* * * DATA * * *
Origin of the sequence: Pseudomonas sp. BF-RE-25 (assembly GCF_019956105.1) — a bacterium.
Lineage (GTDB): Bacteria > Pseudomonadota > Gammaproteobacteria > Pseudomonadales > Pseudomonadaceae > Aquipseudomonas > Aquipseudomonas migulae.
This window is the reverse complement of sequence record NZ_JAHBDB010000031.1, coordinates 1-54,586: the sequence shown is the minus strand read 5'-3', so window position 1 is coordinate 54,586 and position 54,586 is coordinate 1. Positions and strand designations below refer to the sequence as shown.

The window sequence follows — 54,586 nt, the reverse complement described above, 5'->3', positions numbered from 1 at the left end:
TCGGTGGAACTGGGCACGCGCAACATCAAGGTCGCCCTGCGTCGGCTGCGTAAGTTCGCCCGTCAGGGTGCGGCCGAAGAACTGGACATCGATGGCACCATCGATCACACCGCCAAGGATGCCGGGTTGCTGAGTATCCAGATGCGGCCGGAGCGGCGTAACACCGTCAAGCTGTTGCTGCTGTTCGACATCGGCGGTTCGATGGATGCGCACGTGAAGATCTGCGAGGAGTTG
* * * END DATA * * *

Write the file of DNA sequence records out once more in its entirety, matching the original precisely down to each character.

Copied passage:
Origin of the sequence: Pseudomonas sp. BF-RE-25 (assembly GCF_019956105.1) — a bacterium.
Lineage (GTDB): Bacteria > Pseudomonadota > Gammaproteobacteria > Pseudomonadales > Pseudomonadaceae > Aquipseudomonas > Aquipseudomonas migulae.
This window is the reverse complement of sequence record NZ_JAHBDB010000031.1, coordinates 1-54,586: the sequence shown is the minus strand read 5'-3', so window position 1 is coordinate 54,586 and position 54,586 is coordinate 1. Positions and strand designations below refer to the sequence as shown.

The window sequence follows — 54,586 nt, the reverse complement described above, 5'->3', positions numbered from 1 at the left end:
TCGGTGGAACTGGGCACGCGCAACATCAAGGTCGCCCTGCGTCGGCTGCGTAAGTTCGCCCGTCAGGGTGCGGCCGAAGAACTGGACATCGATGGCACCATCGATCACACCGCCAAGGATGCCGGGTTGCTGAGTATCCAGATGCGGCCGGAGCGGCGTAACACCGTCAAGCTGTTGCTGCTGTTCGACATCGGCGGTTCGATGGATGCGCACGTGAAGATCTGCGAGGAGTTG